However, among patients with node positive disease, the elderly experienced significantly decreased survival: Elderly patients with non-epithelioid tumours had survival of 3.8 months compared with 6.6 months in younger patients with non-epithelioid tumours (p=0.024)
A significantly greater proportion of elderly patients required intensive care after EPD; 5.4% of younger patients versus 16.8% of elderly patients needed intensive care (p = 0.004) and nearly double the number of older patients developed atrial fibrillation, which was seen in 14.4% of younger compared with 24.7% of older patients (p = 0.051).
Fewer patients over 70 years of age were given adjuvant chemotherapy post EPD, suggesting that they were not fit enough; 29.6% of elderly patients received adjuvant chemotherapy compared with 45.7% of younger patients (p = 0.040).
Dr Gaetano Rocco of the Department of Thoracic Surgical and Medical Oncology, Istituto Nazionale Tumori, Fondazione Pascale, IRCCS, Naples, Italy, who discussed the study findings, elaborated the reasons to perform extended pleurectomy decortication. If a macroscopic complete resection is achievable, extended pleurectomy decortication is preferred over extrapleural pneumonectomy due to reduced morbidity and mortality. However, in patients with minimal symptoms, extended pleurectomy decortication may generate worsening of pulmonary function and quality of life (QoL). In symptomatic patients, extended pleurectomy decortication generates a significant and lasting improvement of QoL whereas pulmonary function is unaffected. Transition from extrapleural pneumonectomy to extended pleurectomy decortication may enable surgeons to offer a surgical option to more patients with performance status 1 and it is characterised by a better survival in the elderly (older than 65 years) compared to younger cohorts.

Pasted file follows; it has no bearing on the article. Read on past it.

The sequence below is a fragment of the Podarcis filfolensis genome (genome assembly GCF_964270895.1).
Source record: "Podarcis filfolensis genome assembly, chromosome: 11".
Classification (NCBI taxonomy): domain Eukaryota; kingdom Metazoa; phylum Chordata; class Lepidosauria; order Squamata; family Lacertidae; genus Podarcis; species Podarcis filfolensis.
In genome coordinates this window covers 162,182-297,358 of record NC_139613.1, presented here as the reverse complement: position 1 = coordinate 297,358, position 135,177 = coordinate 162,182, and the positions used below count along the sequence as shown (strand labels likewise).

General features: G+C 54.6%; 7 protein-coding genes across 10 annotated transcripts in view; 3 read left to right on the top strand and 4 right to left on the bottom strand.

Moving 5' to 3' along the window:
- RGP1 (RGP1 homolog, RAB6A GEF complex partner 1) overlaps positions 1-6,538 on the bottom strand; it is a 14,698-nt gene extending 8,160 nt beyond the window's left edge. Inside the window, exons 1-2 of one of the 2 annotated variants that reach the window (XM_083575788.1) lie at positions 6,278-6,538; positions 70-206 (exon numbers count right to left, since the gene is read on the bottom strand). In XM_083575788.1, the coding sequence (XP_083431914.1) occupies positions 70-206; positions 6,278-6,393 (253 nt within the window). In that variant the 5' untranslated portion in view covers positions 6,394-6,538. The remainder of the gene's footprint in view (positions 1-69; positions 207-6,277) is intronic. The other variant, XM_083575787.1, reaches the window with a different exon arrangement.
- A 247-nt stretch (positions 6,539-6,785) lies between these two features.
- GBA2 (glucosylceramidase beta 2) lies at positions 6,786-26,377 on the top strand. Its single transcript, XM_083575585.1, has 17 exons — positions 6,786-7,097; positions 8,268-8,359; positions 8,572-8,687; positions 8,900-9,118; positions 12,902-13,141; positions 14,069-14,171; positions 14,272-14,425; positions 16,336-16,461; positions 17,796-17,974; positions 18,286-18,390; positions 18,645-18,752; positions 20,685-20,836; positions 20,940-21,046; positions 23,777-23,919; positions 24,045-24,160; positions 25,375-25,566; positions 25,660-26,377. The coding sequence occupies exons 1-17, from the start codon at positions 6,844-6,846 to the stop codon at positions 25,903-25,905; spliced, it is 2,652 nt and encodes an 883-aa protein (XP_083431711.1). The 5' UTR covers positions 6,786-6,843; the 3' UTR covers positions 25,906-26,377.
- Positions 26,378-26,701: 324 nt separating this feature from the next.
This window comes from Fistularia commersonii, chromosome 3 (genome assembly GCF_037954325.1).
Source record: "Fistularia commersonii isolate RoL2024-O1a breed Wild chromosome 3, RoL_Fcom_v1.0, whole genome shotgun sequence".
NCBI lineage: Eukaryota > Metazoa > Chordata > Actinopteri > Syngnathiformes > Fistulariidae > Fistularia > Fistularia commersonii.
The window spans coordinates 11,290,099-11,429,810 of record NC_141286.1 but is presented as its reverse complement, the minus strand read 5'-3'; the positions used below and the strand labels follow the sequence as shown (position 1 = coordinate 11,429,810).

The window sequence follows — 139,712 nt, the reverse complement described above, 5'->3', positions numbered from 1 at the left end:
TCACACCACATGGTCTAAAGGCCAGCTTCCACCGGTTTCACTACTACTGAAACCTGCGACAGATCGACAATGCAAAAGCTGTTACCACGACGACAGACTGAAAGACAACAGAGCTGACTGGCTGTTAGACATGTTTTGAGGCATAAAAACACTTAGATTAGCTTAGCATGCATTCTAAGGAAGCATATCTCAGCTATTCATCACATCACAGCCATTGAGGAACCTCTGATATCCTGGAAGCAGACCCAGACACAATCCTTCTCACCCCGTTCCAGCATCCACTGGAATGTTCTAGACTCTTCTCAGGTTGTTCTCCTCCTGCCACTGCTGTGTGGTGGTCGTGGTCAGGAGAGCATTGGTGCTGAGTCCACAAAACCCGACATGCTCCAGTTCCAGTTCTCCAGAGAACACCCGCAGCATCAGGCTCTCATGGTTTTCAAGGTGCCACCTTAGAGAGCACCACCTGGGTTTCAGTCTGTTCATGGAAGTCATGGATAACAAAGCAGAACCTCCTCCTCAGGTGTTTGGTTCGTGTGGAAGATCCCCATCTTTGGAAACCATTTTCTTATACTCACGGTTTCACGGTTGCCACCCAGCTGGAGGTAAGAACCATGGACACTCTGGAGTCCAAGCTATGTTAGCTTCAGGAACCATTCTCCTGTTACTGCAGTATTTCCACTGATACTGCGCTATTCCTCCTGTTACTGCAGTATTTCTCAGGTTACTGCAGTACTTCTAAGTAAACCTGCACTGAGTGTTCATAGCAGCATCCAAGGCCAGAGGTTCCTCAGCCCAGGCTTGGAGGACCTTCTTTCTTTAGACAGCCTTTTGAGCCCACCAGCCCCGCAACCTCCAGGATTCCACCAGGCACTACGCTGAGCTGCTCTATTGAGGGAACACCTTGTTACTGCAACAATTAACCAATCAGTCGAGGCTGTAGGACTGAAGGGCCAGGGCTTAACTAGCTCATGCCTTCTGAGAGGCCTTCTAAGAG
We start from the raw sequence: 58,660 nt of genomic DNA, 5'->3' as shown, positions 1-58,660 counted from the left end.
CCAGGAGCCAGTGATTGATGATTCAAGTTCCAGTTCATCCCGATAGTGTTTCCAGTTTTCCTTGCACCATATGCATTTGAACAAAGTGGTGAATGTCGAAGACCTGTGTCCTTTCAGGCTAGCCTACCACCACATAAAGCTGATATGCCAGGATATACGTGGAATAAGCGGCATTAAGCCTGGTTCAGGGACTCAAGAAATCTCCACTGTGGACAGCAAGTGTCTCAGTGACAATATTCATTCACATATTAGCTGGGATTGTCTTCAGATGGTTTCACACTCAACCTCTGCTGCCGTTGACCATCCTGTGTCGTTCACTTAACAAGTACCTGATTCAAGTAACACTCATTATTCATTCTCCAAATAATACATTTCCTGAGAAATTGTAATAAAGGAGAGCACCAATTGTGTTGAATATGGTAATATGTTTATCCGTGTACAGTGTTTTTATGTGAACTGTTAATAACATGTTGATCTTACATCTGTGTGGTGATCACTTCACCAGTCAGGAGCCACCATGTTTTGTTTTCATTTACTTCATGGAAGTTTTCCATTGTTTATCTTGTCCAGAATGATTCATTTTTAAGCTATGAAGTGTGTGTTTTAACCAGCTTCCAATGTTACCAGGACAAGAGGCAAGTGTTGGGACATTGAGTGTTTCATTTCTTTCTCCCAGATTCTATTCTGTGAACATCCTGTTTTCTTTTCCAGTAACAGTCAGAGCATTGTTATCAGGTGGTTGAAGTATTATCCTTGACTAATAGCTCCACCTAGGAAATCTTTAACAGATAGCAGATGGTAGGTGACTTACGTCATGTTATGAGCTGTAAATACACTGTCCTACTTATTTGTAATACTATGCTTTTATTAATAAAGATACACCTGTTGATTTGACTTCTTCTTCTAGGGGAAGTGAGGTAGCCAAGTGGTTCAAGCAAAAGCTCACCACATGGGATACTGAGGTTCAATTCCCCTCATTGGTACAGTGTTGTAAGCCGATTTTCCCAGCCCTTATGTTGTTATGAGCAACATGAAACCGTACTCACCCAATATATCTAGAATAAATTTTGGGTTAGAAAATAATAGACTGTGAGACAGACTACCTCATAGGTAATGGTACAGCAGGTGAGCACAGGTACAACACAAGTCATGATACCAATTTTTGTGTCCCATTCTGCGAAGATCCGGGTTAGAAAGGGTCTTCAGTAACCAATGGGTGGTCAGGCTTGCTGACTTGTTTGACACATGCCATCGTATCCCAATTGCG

He said that the concept of elderly is different from other publications and questioned choosing a different age cut-off. He asked about selection of the patients for surgery, in particular if an institutional algorithm vs score was in place. He asked if the authors looked at performing a propensity score analysis. What routine risk assessment model did they adopt? He further asked if CPET is standard for preoperative evaluation of these elderly patients and what is the impact of patient’s preference in surgical decision-making. He asked how many of these procedures have been done by VATS. In transition from extrapleural pneumonectomy to extended pleurectomy decortication, the authors have noticed an increasing late reoperation rate for extended pleurectomy decortication. Dr Rocco asked if it applies to the elderly category and how does this affect the subjective and objective outcomes.
The authors underscored that the consideration to offer EPD to older patients with malignant mesothelioma should not be based on age, per se, but upon a determination of the extent of the disease and upon the overall fitness of the patient to undergo adjuvant chemotherapy or neoadjuvant therapy.